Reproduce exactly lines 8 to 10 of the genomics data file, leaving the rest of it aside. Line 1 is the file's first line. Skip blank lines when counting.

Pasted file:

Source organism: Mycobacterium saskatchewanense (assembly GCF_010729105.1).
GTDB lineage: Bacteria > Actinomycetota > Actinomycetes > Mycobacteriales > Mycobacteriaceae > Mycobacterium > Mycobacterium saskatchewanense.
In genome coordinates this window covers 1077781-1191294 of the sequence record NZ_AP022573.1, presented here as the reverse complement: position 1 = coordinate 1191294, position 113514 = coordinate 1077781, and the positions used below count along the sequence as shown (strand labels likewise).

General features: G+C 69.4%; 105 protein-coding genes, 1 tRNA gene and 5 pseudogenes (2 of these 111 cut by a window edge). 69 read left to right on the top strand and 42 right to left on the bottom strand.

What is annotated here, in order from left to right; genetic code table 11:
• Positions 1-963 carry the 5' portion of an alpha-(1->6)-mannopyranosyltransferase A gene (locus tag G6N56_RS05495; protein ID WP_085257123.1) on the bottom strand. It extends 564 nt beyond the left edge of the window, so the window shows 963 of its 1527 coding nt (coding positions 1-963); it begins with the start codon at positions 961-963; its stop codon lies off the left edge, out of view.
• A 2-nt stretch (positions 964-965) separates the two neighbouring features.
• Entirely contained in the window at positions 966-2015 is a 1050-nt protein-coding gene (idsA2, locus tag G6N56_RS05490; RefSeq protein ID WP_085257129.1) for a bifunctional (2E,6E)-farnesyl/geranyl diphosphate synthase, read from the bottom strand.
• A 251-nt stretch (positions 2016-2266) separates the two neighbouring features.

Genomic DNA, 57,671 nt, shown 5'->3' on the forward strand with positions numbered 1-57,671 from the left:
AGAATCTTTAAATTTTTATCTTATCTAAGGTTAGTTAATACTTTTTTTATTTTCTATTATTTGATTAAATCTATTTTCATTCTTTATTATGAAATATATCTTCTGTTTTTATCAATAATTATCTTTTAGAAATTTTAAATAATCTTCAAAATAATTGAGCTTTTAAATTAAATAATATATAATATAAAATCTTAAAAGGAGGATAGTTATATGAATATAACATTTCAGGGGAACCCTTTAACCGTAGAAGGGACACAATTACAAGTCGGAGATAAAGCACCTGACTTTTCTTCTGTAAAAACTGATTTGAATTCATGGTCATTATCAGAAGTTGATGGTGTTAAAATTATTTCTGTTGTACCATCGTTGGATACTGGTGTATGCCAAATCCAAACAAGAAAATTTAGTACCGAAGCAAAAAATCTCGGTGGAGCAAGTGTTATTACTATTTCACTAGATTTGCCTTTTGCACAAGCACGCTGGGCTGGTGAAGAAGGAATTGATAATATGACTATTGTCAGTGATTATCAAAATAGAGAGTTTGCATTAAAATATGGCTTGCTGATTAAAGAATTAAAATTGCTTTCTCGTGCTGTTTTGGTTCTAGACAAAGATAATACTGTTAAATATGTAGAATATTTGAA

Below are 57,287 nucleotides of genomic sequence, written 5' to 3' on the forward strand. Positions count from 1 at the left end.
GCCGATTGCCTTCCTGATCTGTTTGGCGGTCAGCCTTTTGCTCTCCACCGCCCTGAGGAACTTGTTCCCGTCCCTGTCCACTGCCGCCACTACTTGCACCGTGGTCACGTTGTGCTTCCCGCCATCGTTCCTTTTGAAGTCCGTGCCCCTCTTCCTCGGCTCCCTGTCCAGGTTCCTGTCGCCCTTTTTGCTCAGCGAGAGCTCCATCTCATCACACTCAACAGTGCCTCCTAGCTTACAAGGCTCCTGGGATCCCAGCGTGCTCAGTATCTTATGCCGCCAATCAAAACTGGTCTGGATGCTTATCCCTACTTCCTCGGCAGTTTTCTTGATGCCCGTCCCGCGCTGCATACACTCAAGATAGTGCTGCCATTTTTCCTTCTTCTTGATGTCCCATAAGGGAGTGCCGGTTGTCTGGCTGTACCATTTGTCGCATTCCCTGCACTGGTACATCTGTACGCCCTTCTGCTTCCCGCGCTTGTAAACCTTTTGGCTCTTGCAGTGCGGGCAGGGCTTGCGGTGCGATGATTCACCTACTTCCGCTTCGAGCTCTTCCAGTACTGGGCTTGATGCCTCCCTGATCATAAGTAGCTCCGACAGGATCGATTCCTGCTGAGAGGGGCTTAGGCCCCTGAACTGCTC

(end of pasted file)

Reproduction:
• Entirely contained in the window at positions 966-2015 is a 1050-nt protein-coding gene (idsA2, locus tag G6N56_RS05490; RefSeq protein ID WP_085257129.1) for a bifunctional (2E,6E)-farnesyl/geranyl diphosphate synthase, read from the bottom strand.
• A 251-nt stretch (positions 2016-2266) separates the two neighbouring features.

Genomic DNA, 57,671 nt, shown 5'->3' on the forward strand with positions numbered 1-57,671 from the left: